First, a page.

The solar corona is visible during the total solar eclipse on 21 August 2017.
The solar corona is visible during the total solar eclipse on 21 August 2017. Credit: Miloslav Druckmüller, Peter Aniol, Shadia Habbal/NASA Goddard, Joy Ng/NASA

The solar corona—the outermost layer of the Sun, which can be seen only during a total solar eclipse—is made up of superhot plasma. Coronal plasma continually blows away from the Sun, carrying the solar magnetic field with it. This steady stream of charged particles is the solar wind, which perpetually bombards Earth’s magnetic field, driving space weather such as geomagnetic storms (which disrupt electrical grids on Earth) and aurorae.

Despite extensive research into the solar wind and how it interacts with Earth’s magnetosphere, scientists still don’t fully understand how this interplanetary plasma works. One major mystery is its speed: The solar wind doesn’t just gently waft away from the Sun. It travels at speeds of 300 kilometers per second (slow wind streams) and even 700 kilometers per second (fast wind streams). How the solar wind accelerates to those speeds is an unsolved puzzle that has driven plasma astrophysics research for decades.

Any convincing theory of how the fast solar wind attains such high speeds must explain how energy is deposited at large distances from the Sun as well as why the plasma preferentially heats heavier ions over lighter electrons.

Two leading theories on the fast solar wind manage to explain its strange properties. The first, Alfvénic turbulence, points to the collision of oppositely traveling Alfvén waves, low-frequency plasma waves converging like two ripples on a still lake. The second, ion cyclotron waves, calls out high-frequency ripples in the plasma. Each theory has its own issues, and they don’t agree with each other. Alfvénic turbulence can explain the energy transport but fails to explain the preferential heating, whereas ion cyclotron waves do explain this feature but lack an obvious source.

A new study published in Nature Astronomy has sought to reconcile the two theories by applying the recently described “helicity barrier” effect.

Helicity Barrier: Hitting the Brakes in the Solar Corona

Last year, Romain Meyrand at the University of Otago, Dunedin, New Zealand, first described the theorized helicity barrier in a simplified model used in magnetic fusion research.

The as yet theoretical helicity barrier acts like a dam to the turbulent energy cascade in the solar corona, impeding the forward flow of energy from large to small scales: The energy gets stuck behind the barrier, builds up over time, and eventually overflows the dam to generate ion cyclotron waves that heat ions. Meyrand is a coauthor of the new study.

Jonathan Squire, lead author of the new study and also a physicist at the University of Otago, explained that the team used the “hybrid particle-in-cell” method, which follows billions of ions as they move around randomly and interact with electromagnetic fields. They simulated a tiny patch of the solar wind as it moved outward, stirring up the plasma at large scales to create imbalanced Alfvénic turbulence. This imbalance in turn formed a helicity barrier, which trapped the energy and caused it to increase over time. Energy eventually built up enough to power ion cyclotron waves that led to very efficient heating of protons, thus explaining both the energy transport and ion heating issues.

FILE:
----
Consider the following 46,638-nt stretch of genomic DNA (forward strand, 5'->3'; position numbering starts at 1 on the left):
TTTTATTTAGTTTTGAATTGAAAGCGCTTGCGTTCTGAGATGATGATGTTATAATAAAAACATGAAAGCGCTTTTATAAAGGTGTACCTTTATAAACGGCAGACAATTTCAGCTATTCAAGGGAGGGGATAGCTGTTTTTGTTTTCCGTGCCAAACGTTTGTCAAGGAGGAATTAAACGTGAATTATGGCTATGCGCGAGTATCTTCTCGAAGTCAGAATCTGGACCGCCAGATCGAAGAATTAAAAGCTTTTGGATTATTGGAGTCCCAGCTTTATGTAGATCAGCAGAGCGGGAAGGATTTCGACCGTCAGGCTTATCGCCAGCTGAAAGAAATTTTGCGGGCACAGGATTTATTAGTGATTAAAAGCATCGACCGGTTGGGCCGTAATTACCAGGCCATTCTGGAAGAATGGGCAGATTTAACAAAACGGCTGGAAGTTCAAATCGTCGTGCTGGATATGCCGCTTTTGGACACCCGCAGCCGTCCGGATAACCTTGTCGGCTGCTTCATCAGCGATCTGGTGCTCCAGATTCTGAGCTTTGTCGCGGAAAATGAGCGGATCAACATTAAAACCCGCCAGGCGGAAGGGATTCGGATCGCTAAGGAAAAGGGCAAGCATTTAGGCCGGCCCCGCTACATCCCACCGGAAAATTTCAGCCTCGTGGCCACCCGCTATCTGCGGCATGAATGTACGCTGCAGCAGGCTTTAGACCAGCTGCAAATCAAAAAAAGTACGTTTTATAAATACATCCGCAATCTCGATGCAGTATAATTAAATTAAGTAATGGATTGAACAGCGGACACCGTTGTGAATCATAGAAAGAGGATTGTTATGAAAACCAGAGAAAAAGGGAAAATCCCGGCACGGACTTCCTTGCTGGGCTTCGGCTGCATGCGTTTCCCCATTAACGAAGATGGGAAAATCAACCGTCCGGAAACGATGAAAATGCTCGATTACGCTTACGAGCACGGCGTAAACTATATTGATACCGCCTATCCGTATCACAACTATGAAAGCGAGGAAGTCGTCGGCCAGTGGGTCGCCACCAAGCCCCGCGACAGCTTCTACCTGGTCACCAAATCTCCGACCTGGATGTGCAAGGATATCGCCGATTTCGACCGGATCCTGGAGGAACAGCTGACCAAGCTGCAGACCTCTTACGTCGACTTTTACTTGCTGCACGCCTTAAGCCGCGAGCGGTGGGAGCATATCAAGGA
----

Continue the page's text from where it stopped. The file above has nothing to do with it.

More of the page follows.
The results of the study closely match the range of in situ observational data and images captured by NASA’s Parker Solar Probe (PSP), a mission geared in part toward unraveling the mystery of the fast solar wind. “This is really exciting,” Squire said, “because it’s good evidence that the helicity barrier actually occurs in the solar wind, suggesting we’re on the right track.”

Stuart Bale, an astrophysicist at the University of California, Berkeley, and one of the principal investigators of PSP, agreed. “It’s an interesting new model…[and] does have some good concurrence with our data.”

Christopher Chen, an astrophysicist at Queen Mary University of London who wasn’t part of the current study team, also said that the key strength of the proposed model is how it nicely connects several pieces of observational evidence with some recent ideas in plasma turbulence. Chen added that “in coming years, we want to test this rigorously against other heating models using the latest observations from PSP to see if it [their theory] holds up.”

“It’s always particularly satisfying when a number of different, seemingly unrelated observations can be explained by one theory.”

Squire added, “It’s always particularly satisfying when a number of different, seemingly unrelated observations can be explained by one theory.”

Bale, however, cautioned, that “we haven’t solved the problem yet…there’s certainly more to do.”

Squire concurred. “Our study is highly idealized,” he said. “We need more study of how the effect changes with important parameters, such as magnetic field strength, and how it behaves in the complex magnetic geometries of the corona and solar wind.”

As PSP moves closer to the Sun (it flew through the corona last December), the team hopes to do just that.

—Alakananda Dasgupta (@AlakanandaDasg1), Science Writer

Citation: Dasgupta, A. (2022), A “dam” in the corona may make the solar wind gain its unusual speeds, Eos, 103, Published on 8 June 2022.
Text © 2022. The authors. CC BY-NC-ND 3.0
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